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Lack of tumor suppression but induced loss of copies of indigenous chromosome 10 in vitro following microcell-mediated transfer of a deleted human der(9)t(X,9) chromosome to Syrian hamster BHK-191-5C cells
Linkoping Univ, Fac Hlth Sci, Dept Biomed & Surg, Div Cell Biol,Lab Canc Genet, S-58185 Linkoping, Sweden.
Linköping University, Faculty of Health Sciences. Linköping University, Department of Clinical and Experimental Medicine, Clinical Chemistry.
1999 (English)In: Cytogenetics and Cell Genetics, ISSN 0301-0171, Vol. 87, no 1-2, 11-18 p.Article in journal (Refereed) Published
Abstract [en]

We have previously shown that microcell-mediated transfer of a der(9)t(X,9) chromosome, containing an almost complete human chromosome (HSA) 9 derived from the human fibroblast strain GM0705, into the Syrian hamster (Mesocricetus auratus) cell line BHK-191-5C suppressed the anchorage independence and tumorigenicity of the hybrids. Transfer of a normal HSA X did not have any effect on these phenotypes. Although the recipient cell line contained a 1:1 ratio of near-diploid and near-tetraploid cells, all hybrids retaining the der(9) chromosome were near-tetraploid, in contrast to hybrids retaining a normal X chromosome. In the present study, we have generated microcell hybrids by transferring another der(9)t(X,9) chromosome derived from the human fibroblast strain GM01429. This derivative chromosome contained a deletion on the short arm of HSA 9 and was also missing the distal part of the long arm of HSA 9 due to the involvement in a reciprocal (constitutive) translocation of this chromosome with HSA X. Cytogenetic analysis showed that all hybrid clones were near-tetraploid, confirming our previous finding. We also observed that the introduction of the deleted der(9) chromosome forced the hybrids to lose Syrian hamster chromosome 10. A soft agar test and nude mice assay indicated that none of the hybrids was suppressed for either anchorage independent growth or tumor formation. These data suggest that there is an antagonistic relationship between growth-promoting genes and antiproliferative genes. The observed dosage effects of both growth-promoting and growth-suppressing genes indicate that cellular growth may be a quantitative trait. Copyright (C) 1999 S. Karger AG, Basel.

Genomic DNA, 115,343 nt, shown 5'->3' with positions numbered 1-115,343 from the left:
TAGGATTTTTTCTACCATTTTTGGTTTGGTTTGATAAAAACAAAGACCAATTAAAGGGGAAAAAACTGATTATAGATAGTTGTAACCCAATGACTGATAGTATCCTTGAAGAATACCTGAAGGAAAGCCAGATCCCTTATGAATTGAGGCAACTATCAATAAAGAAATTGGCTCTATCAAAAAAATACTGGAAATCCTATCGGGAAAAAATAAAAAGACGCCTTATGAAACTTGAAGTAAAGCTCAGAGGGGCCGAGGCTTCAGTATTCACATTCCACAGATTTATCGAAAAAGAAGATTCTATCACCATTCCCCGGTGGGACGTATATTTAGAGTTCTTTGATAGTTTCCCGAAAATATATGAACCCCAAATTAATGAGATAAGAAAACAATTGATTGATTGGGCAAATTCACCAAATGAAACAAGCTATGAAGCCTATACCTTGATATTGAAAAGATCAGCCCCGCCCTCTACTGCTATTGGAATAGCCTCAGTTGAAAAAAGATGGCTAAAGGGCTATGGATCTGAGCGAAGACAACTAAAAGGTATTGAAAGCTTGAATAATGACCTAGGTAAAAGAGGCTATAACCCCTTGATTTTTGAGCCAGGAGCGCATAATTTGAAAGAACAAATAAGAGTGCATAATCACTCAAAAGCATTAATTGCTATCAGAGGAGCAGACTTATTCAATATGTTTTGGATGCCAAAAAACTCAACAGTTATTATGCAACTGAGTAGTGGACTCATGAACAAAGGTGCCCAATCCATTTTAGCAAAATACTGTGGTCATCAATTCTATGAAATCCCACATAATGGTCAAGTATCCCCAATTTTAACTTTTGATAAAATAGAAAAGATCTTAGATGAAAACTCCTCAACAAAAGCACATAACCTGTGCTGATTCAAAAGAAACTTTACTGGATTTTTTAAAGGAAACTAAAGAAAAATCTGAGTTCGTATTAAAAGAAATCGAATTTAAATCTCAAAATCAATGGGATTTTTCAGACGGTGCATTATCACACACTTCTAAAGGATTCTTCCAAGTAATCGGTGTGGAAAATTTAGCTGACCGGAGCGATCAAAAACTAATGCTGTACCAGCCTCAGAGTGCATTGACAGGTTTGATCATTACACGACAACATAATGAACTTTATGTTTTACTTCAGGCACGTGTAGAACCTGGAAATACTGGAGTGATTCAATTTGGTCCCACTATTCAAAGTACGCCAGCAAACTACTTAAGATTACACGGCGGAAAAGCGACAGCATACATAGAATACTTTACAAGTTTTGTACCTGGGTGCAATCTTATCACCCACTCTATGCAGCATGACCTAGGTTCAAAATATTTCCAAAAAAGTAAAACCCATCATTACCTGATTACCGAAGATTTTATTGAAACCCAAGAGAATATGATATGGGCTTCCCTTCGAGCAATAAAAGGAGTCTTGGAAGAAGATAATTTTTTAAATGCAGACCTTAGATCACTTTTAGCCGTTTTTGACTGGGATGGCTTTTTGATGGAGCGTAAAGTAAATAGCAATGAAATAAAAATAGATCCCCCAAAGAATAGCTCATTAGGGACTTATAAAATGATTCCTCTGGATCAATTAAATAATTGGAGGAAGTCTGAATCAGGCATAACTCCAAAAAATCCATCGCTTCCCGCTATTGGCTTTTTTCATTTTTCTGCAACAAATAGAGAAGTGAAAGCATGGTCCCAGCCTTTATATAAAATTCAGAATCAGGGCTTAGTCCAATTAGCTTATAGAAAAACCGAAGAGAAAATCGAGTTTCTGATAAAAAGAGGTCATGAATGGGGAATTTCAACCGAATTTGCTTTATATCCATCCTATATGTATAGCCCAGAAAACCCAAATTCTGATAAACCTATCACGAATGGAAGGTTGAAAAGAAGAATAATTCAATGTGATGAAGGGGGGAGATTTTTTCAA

Place, publisher, year, edition, pages
1999. Vol. 87, no 1-2, 11-18 p.
National Category
Medical and Health Sciences
URN: urn:nbn:se:liu:diva-49902OAI: diva2:270798
Available from: 2009-10-11 Created: 2009-10-11 Last updated: 2011-01-14

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